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Sao Paulo, Rio de Janeiro, and Buenos Aires all have at least two major airports. I do not know whether flying into one airport and out of another airport in those cities counts as an open jaw or whether the airports are considered coterminal like JFK/LGA/EWR usually are in New York.

Fun Considerations

LAN flies to the Galapagos Islands (GPS is one airport) from Guayaquil and Quito, Peru.

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LAN flies to Easter Island from Santiago and Lima.

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There’s no reason your award has to start in the United States. It could make sense to book awards from the United States to South America and then just hop around in South America on an Asia Miles award. This one would be 35,000 miles in economy, and you can still add more segments and stops.

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If you convince an agent to let you stopover in your city of origin, you can have two trips on a single cheap award. This award is Dallas to Cancun roundtrip, followed months later by Dallas to Bogota to Lima, open jaw returning Cuzco to Lima to Dallas. It would cost 65,000 Asia Miles in economy and 95,000 in Business Class.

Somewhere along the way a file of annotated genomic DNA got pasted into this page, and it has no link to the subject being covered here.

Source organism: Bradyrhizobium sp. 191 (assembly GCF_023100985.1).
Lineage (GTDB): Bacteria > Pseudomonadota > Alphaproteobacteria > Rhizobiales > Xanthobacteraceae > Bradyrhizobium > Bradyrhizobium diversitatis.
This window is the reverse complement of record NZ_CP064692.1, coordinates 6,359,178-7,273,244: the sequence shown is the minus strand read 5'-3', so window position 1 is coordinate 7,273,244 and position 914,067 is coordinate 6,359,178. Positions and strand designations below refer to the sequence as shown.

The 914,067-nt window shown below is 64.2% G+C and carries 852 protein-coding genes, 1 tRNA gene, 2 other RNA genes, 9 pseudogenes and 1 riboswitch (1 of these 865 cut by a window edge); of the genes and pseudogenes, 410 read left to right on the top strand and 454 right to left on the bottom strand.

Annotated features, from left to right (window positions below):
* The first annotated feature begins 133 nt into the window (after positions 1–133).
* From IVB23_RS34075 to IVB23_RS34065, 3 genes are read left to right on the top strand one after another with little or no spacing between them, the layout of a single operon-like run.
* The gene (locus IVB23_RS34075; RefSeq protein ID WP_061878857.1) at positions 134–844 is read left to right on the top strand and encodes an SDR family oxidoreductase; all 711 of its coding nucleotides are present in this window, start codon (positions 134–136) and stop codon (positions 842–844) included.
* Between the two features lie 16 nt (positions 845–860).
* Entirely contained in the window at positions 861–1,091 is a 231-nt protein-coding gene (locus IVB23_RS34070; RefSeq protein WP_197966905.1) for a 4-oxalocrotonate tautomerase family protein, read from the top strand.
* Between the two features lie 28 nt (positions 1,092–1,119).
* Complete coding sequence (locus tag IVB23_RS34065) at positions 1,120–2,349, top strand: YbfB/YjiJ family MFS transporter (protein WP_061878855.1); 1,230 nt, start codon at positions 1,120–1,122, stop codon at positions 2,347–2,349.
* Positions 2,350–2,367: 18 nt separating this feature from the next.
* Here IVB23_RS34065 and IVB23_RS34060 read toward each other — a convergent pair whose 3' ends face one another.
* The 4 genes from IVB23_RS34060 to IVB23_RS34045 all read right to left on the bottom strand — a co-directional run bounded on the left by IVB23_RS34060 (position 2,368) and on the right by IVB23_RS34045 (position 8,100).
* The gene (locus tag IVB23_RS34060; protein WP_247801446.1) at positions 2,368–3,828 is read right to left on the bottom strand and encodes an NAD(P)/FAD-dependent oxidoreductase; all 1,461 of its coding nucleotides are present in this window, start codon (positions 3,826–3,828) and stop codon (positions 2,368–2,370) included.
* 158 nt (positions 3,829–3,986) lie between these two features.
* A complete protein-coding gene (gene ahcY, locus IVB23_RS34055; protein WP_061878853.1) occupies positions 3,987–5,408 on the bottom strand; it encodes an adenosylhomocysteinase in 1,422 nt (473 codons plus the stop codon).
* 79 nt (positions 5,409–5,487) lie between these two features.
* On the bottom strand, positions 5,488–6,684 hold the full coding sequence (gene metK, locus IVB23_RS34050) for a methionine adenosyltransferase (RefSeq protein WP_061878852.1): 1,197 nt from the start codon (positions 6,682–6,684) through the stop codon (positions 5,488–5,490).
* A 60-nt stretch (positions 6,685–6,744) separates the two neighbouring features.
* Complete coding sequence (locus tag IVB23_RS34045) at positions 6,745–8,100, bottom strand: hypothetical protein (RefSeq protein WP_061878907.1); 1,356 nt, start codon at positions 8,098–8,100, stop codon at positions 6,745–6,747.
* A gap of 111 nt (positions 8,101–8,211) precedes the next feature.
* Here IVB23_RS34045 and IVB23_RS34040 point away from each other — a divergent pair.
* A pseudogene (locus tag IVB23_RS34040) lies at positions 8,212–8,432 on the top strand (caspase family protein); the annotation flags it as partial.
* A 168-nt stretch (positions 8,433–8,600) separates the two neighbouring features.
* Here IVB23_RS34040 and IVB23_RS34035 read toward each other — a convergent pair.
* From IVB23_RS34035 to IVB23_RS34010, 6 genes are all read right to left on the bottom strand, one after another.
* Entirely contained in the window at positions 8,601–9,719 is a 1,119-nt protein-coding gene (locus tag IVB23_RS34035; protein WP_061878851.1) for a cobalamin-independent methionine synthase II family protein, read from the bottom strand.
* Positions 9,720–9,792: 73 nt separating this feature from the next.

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Getting the Miles

Asia Miles are a 1:1 transfer partner of Citi ThankYou Points. The transfer takes one business day. You can get 106,000 ThankYou Points by opening the Citi ThankYou Premier and Citi Prestige eight days apart. You can use 106,000 ThankYou Points for up to 20,000 miles flown in economy on a single award or 10,000 miles in Business Class.

Asia Miles are also a 1:1 transfer partner of American Express Membership Rewards and SPG Starpoints.

Searching

The relevant airlines for a South America awards are American Airlines, US Airways, Alaska Airlines, LAN, and TAM.

American, US, and Alaska are best searched on aa.com. You can only use MileSAAver award space.

LAN and TAM are best searched on ba.com. You can use any award space you see there.

Booking